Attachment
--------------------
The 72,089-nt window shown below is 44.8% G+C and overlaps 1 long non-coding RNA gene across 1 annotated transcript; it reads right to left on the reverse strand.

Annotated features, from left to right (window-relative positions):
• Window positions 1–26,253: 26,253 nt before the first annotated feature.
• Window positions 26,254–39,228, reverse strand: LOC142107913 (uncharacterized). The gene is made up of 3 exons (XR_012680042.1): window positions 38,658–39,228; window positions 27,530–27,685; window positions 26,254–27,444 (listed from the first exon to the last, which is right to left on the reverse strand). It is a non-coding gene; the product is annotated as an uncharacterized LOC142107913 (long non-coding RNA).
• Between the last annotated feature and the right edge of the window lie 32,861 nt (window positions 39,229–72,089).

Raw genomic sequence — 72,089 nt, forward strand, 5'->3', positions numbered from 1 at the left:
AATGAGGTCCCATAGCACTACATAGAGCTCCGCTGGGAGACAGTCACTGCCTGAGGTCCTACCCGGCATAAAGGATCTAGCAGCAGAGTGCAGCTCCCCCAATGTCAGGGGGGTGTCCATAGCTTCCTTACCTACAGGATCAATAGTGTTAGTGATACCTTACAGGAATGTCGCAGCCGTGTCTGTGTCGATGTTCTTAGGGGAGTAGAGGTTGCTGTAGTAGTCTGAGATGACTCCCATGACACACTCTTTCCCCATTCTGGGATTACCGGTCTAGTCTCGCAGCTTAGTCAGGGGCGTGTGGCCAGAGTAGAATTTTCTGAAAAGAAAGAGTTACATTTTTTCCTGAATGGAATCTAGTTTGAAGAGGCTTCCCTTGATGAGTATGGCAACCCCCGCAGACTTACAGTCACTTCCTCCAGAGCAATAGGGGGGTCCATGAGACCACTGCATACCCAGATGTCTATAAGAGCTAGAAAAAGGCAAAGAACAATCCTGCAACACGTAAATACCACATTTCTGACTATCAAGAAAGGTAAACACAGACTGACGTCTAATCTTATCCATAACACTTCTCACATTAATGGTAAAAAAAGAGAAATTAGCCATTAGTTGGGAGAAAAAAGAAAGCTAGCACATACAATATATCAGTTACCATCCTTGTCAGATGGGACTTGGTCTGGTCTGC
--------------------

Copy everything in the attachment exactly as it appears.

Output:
The 72,089-nt window shown below is 44.8% G+C and overlaps 1 long non-coding RNA gene across 1 annotated transcript; it reads right to left on the reverse strand.

Annotated features, from left to right (window-relative positions):
• Window positions 1–26,253: 26,253 nt before the first annotated feature.
• Window positions 26,254–39,228, reverse strand: LOC142107913 (uncharacterized). The gene is made up of 3 exons (XR_012680042.1): window positions 38,658–39,228; window positions 27,530–27,685; window positions 26,254–27,444 (listed from the first exon to the last, which is right to left on the reverse strand). It is a non-coding gene; the product is annotated as an uncharacterized LOC142107913 (long non-coding RNA).
• Between the last annotated feature and the right edge of the window lie 32,861 nt (window positions 39,229–72,089).

Raw genomic sequence — 72,089 nt, forward strand, 5'->3', positions numbered from 1 at the left:
AATGAGGTCCCATAGCACTACATAGAGCTCCGCTGGGAGACAGTCACTGCCTGAGGTCCTACCCGGCATAAAGGATCTAGCAGCAGAGTGCAGCTCCCCCAATGTCAGGGGGGTGTCCATAGCTTCCTTACCTACAGGATCAATAGTGTTAGTGATACCTTACAGGAATGTCGCAGCCGTGTCTGTGTCGATGTTCTTAGGGGAGTAGAGGTTGCTGTAGTAGTCTGAGATGACTCCCATGACACACTCTTTCCCCATTCTGGGATTACCGGTCTAGTCTCGCAGCTTAGTCAGGGGCGTGTGGCCAGAGTAGAATTTTCTGAAAAGAAAGAGTTACATTTTTTCCTGAATGGAATCTAGTTTGAAGAGGCTTCCCTTGATGAGTATGGCAACCCCCGCAGACTTACAGTCACTTCCTCCAGAGCAATAGGGGGGTCCATGAGACCACTGCATACCCAGATGTCTATAAGAGCTAGAAAAAGGCAAAGAACAATCCTGCAACACGTAAATACCACATTTCTGACTATCAAGAAAGGTAAACACAGACTGACGTCTAATCTTATCCATAACACTTCTCACATTAATGGTAAAAAAAGAGAAATTAGCCATTAGTTGGGAGAAAAAAGAAAGCTAGCACATACAATATATCAGTTACCATCCTTGTCAGATGGGACTTGGTCTGGTCTGC